Nigerian Export Promotion Council (NEPC) is mapping out plans to transform the horticultural product base of Nigeria for exportation. ACHOR ABIMAJE reports
In its efforts to ensure the exportation of horticulture produces from Nigeria to foreign countries, the north central zonal office of the Nigerian Export Promotion Council (NEPC) has organised a capacity building workshop for critical stakeholders to reposition horticulture sub sector in Plateau State.
The executive Director of the NEPC, Mr. Olusegun Awolowo in his address at the occasion, said his agency’s effort in preventing the Nigerian economy over dependence on oil through commitment to export diversification prompted the articulation of zero oil plan which is measurable focus of the council to attain this objective in phases and within a maximum period of 15 years.
He said the purpose of the initiative is to have an economy that does not depend on a single drop of oil revenue to survive, adding that the realisation of this dream is premised on massive production and marketing of pre-qualified and selected products in targeted markets.
He noted that it is a belief that horticulture by it’s production and export potentials belongs to this category of quick win products, that should be targeted for intensive development and promotion.
Awolowo disclosed that Plateau state is renowned for and is in the forefront of the production of horticultural commodities such as cut flowers, fresh fruits and vegetables like cabbage, carrots cucumber,avocado pear, strawberries and so on.
The NEPC boss noted that these exotic crops are widely consumed in most countries of the world, with increasing demand arising from the diet consciousness among the people.
Quoting ITC data, Awolowo said world export of cut flowers alone in 2018 was
$ 3.6 billion of which Nigeria’s export was zero, stressing that for the same period world export of vegetables stood at a whooping $72.1 billion with Nigeria taking just a miserable $1.5 million.
Awolowo posited that apart from the present high and still growing demand, horticultural produces are high proceeds globally especially in non oil producer countries, saying an in-depth study carried out on product sector by NEPC indicated high concentration of small holder farmers that produce between 15,000 to 25,000 metric tonnes of one, two or more of the horticultural product.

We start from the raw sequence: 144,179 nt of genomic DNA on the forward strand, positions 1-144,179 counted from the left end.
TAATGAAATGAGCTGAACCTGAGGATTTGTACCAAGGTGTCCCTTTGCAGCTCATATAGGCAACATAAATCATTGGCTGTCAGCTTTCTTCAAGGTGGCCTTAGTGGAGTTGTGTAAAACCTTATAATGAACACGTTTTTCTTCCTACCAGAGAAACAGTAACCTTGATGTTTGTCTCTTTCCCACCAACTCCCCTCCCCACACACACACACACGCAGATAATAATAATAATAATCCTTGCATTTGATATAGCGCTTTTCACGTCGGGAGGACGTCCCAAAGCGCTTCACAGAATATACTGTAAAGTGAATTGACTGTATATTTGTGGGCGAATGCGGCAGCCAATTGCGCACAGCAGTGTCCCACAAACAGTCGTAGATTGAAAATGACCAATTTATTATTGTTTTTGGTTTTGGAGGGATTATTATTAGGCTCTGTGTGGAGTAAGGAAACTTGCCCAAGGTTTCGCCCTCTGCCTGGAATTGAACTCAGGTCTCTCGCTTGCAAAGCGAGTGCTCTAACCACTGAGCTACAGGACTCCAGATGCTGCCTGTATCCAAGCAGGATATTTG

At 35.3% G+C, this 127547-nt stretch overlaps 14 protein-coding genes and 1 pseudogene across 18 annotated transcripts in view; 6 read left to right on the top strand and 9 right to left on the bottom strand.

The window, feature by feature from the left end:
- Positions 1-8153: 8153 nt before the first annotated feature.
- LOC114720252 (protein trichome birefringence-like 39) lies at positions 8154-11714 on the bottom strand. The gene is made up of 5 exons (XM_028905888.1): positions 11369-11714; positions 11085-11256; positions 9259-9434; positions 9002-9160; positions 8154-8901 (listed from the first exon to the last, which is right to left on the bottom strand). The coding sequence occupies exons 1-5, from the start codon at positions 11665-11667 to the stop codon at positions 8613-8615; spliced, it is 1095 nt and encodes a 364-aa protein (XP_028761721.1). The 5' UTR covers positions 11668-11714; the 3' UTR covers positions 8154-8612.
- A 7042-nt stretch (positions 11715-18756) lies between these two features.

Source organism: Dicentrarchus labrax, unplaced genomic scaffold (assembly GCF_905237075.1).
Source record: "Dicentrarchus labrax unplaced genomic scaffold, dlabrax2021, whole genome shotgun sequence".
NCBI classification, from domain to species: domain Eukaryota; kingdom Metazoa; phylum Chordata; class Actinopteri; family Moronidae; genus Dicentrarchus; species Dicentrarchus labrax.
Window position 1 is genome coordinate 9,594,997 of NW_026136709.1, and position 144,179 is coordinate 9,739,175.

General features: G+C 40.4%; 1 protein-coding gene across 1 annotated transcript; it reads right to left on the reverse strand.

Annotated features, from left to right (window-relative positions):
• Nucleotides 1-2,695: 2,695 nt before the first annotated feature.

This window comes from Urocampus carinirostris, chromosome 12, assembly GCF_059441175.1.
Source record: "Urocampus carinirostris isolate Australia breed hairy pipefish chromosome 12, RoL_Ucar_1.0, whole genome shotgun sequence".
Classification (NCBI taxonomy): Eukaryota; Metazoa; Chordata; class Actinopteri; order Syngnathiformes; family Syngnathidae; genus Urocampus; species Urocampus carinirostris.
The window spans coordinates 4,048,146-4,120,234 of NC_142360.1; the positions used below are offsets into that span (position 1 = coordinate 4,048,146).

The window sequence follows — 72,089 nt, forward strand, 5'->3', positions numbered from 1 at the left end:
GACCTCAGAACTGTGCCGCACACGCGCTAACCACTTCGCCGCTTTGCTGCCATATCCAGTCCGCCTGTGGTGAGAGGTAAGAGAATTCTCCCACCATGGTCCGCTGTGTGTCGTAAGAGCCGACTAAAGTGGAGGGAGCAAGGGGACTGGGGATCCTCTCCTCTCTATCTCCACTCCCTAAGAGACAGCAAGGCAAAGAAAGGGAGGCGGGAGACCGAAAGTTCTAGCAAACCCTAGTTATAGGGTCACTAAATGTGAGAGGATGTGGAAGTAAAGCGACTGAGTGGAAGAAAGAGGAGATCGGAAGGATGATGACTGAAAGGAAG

He added that the study also revealed that farmers suffer a lot of deficiencies in the area of production, storage, handling and packaging which makes their output unfit for the export market.
He lamemted that the varieties cultivated are not the high yielding disease resistance ones, stressing the need to further enhance their capacity to produce high quality crops that will attract premium prices in the international market with a view to boosting their export in line with the focus of zero tolerance oil plan.
Awolowo further said NEPC organised the capacity building workshop for both the farmers and other stakeholders during which experts in the product sector would train the target participants on the above issues.
He expressed delight that they have relevant stakeholders to run with the zeal required to transform the horticultural product base of Nigeria for eventual export gains.
The NEPC boss expressed optimism that the lectures from the highly valued and experienced resource persons would definitely set the ball rolling and create a new game changer needed for the sub sector.
According to him, at NEPC it is their belief that together they can succeed in achieving for the nation what they want to achieve through the forum, not only in the diversification of economic base, but moving the country from a mono product foriegn exchange earner to a multi product foriegn exchange earner.